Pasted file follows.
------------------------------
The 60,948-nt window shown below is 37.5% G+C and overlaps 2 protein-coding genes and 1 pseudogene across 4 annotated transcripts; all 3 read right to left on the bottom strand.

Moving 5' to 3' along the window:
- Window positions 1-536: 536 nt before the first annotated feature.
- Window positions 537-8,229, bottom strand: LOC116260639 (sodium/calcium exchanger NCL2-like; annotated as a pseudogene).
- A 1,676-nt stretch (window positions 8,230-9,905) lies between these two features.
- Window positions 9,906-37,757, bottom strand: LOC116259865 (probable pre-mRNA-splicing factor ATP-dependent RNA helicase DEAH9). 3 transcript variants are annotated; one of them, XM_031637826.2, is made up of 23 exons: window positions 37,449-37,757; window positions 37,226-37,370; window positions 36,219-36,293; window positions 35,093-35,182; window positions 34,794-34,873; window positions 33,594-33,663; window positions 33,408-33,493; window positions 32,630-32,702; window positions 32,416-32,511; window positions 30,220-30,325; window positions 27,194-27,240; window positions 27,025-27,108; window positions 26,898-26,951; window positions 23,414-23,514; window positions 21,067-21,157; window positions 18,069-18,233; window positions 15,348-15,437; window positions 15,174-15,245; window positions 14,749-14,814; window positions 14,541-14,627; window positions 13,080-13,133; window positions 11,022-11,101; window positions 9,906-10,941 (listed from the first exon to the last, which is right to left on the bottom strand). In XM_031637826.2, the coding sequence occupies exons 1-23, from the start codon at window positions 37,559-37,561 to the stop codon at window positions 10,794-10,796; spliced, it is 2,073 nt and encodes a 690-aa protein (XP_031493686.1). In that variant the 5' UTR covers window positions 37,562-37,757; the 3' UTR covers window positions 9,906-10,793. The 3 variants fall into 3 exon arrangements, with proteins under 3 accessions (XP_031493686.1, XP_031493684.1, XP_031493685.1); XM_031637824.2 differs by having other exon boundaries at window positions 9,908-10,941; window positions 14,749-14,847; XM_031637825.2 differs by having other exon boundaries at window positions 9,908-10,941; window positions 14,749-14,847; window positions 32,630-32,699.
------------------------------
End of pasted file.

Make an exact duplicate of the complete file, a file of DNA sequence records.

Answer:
The 60,948-nt window shown below is 37.5% G+C and overlaps 2 protein-coding genes and 1 pseudogene across 4 annotated transcripts; all 3 read right to left on the bottom strand.

Moving 5' to 3' along the window:
- Window positions 1-536: 536 nt before the first annotated feature.
- Window positions 537-8,229, bottom strand: LOC116260639 (sodium/calcium exchanger NCL2-like; annotated as a pseudogene).
- A 1,676-nt stretch (window positions 8,230-9,905) lies between these two features.
- Window positions 9,906-37,757, bottom strand: LOC116259865 (probable pre-mRNA-splicing factor ATP-dependent RNA helicase DEAH9). 3 transcript variants are annotated; one of them, XM_031637826.2, is made up of 23 exons: window positions 37,449-37,757; window positions 37,226-37,370; window positions 36,219-36,293; window positions 35,093-35,182; window positions 34,794-34,873; window positions 33,594-33,663; window positions 33,408-33,493; window positions 32,630-32,702; window positions 32,416-32,511; window positions 30,220-30,325; window positions 27,194-27,240; window positions 27,025-27,108; window positions 26,898-26,951; window positions 23,414-23,514; window positions 21,067-21,157; window positions 18,069-18,233; window positions 15,348-15,437; window positions 15,174-15,245; window positions 14,749-14,814; window positions 14,541-14,627; window positions 13,080-13,133; window positions 11,022-11,101; window positions 9,906-10,941 (listed from the first exon to the last, which is right to left on the bottom strand). In XM_031637826.2, the coding sequence occupies exons 1-23, from the start codon at window positions 37,559-37,561 to the stop codon at window positions 10,794-10,796; spliced, it is 2,073 nt and encodes a 690-aa protein (XP_031493686.1). In that variant the 5' UTR covers window positions 37,562-37,757; the 3' UTR covers window positions 9,906-10,793. The 3 variants fall into 3 exon arrangements, with proteins under 3 accessions (XP_031493686.1, XP_031493684.1, XP_031493685.1); XM_031637824.2 differs by having other exon boundaries at window positions 9,908-10,941; window positions 14,749-14,847; XM_031637825.2 differs by having other exon boundaries at window positions 9,908-10,941; window positions 14,749-14,847; window positions 32,630-32,699.